Clinton’s, Sanders’ plans address student loan debt

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Clinton’s, Sanders’ plans address student loan debt

Andrew Hodowanec/The Observer

Andrew Hodowanec/The Observer

Andrew Hodowanec/The Observer

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With the student loan debt owed to the Federal government up to $1.2 trillion, it has surpassed the amount Americans owe in credit card debt and car loans. In an attempt to rid students of this burden, Hillary Clinton has proposed a $350 billion reform plan to make college more accessible to Americans without loans. This will be provided through federal cash incentives to given to states.

Clinton’s policy also plans to cut interest rates on student loans so that the federal government will not profit off of them. She plans on reducing loans by allowing refinancing at current federal rates, which is said to affect over 25 million borrowers. She also plans to cap payments at the rate of 10 percent income and forgiving debts for those who have been paying down for over 20 years.

This plan is in contrast to that of Bernie Sanders, who proposes making all public college education free.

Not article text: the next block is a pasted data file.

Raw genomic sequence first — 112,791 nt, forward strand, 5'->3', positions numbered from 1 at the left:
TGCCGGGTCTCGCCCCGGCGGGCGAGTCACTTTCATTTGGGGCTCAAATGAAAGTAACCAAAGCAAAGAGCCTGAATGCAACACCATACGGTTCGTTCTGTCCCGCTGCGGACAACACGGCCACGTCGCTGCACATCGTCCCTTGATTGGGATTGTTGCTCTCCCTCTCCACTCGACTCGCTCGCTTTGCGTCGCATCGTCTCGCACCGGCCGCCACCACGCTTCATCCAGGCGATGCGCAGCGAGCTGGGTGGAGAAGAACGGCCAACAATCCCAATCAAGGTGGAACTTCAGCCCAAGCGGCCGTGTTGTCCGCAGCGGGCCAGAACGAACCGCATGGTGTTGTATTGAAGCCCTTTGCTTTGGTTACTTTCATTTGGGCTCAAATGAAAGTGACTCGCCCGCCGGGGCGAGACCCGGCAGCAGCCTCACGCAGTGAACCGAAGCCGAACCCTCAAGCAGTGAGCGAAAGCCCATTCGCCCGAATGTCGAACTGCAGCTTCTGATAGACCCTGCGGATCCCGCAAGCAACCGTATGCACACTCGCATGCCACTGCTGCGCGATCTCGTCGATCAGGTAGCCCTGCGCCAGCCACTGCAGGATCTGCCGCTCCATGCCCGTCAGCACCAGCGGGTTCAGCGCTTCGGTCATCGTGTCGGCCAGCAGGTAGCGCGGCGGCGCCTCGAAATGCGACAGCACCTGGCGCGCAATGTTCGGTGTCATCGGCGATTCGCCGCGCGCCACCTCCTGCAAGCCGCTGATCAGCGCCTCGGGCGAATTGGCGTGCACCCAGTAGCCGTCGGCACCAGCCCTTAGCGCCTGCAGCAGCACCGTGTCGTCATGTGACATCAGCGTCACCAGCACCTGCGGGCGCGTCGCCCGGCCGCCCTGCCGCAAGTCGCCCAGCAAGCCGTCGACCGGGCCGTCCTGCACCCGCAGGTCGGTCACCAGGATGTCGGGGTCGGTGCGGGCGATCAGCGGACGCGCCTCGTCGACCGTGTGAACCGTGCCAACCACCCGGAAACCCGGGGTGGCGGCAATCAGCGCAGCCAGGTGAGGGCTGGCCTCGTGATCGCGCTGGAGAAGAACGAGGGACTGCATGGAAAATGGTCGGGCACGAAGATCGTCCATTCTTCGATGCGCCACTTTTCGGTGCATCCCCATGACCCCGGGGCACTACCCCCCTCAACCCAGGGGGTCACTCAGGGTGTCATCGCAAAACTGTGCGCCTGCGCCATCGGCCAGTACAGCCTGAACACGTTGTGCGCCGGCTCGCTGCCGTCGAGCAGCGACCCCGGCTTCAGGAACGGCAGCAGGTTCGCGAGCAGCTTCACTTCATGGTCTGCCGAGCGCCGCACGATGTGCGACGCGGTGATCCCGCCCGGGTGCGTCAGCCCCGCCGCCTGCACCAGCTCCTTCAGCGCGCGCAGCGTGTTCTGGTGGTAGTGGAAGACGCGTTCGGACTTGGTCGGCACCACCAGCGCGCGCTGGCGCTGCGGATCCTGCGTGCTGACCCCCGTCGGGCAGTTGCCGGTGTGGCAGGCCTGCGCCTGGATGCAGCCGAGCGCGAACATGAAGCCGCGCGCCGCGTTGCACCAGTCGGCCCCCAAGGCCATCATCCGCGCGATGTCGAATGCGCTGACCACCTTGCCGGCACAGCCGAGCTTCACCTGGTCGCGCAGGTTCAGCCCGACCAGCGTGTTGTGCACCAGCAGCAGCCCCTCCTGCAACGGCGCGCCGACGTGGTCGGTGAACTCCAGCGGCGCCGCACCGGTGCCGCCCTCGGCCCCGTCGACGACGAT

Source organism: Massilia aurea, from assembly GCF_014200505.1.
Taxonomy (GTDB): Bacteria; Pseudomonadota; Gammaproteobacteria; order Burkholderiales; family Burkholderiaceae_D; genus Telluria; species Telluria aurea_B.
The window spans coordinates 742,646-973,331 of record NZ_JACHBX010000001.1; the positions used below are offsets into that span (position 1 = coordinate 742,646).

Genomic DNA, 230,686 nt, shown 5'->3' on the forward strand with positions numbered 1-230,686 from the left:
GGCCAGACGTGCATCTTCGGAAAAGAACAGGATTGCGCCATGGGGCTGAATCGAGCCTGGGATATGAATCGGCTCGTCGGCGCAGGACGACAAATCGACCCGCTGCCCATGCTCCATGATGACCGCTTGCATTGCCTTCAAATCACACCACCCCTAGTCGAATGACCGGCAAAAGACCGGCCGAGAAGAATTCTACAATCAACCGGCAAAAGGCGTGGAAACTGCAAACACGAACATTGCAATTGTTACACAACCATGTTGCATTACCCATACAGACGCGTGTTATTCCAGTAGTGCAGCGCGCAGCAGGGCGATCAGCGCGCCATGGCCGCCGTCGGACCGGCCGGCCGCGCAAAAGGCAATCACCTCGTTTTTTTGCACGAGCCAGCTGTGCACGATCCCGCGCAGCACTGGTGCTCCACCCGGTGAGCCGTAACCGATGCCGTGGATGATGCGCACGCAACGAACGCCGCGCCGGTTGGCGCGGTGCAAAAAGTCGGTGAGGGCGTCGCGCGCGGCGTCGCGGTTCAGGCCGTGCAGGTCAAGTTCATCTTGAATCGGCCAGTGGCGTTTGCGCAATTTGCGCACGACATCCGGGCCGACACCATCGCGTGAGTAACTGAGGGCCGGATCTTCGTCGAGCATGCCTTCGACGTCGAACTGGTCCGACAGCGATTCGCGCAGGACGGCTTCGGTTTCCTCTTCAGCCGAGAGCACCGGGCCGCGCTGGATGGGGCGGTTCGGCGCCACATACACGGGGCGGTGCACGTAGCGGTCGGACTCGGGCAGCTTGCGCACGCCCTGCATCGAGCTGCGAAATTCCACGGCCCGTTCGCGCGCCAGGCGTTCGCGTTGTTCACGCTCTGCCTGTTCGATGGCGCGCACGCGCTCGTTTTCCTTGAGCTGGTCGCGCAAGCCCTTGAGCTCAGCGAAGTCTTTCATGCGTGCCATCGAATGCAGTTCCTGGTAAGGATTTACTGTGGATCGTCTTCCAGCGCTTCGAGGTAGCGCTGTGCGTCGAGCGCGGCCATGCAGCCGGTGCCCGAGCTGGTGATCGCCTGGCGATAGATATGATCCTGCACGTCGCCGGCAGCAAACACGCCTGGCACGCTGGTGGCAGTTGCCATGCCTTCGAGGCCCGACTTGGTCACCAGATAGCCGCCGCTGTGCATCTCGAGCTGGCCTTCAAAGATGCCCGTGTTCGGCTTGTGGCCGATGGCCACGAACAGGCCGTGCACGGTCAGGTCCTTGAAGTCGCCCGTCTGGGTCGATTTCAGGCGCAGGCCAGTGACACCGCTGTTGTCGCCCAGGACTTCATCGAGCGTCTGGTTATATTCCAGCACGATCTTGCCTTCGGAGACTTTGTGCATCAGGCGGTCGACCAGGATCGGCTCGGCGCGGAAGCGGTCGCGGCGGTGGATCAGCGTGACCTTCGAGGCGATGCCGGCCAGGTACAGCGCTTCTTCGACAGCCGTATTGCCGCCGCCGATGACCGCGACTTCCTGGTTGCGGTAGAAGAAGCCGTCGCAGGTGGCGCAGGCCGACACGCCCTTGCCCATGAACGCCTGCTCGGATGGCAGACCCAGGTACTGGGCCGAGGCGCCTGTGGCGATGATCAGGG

According to Monica Herk, vice president of education research at the Committee for Economic Development (CED), Sanders’ plan would draw more people to college.

“The proposal will likely increase the numbers of students in public institutions substantially–people consume more of pretty much anything when the price to them is reduced,” Herk wrote on the CED’s blog.

The hope is that as more people go to college due to affordability, they will earn higher incomes and more likely be awarded jobs, which would boost the overall economy.

However, some people find that even if there is more affordability, there is no policy within the plan to raise graduation rates or try to veer students towards more lucrative majors. Federal aid does not distinguish among majors and many people will pursue majors that yield only modest economic returns to themselves and the economy.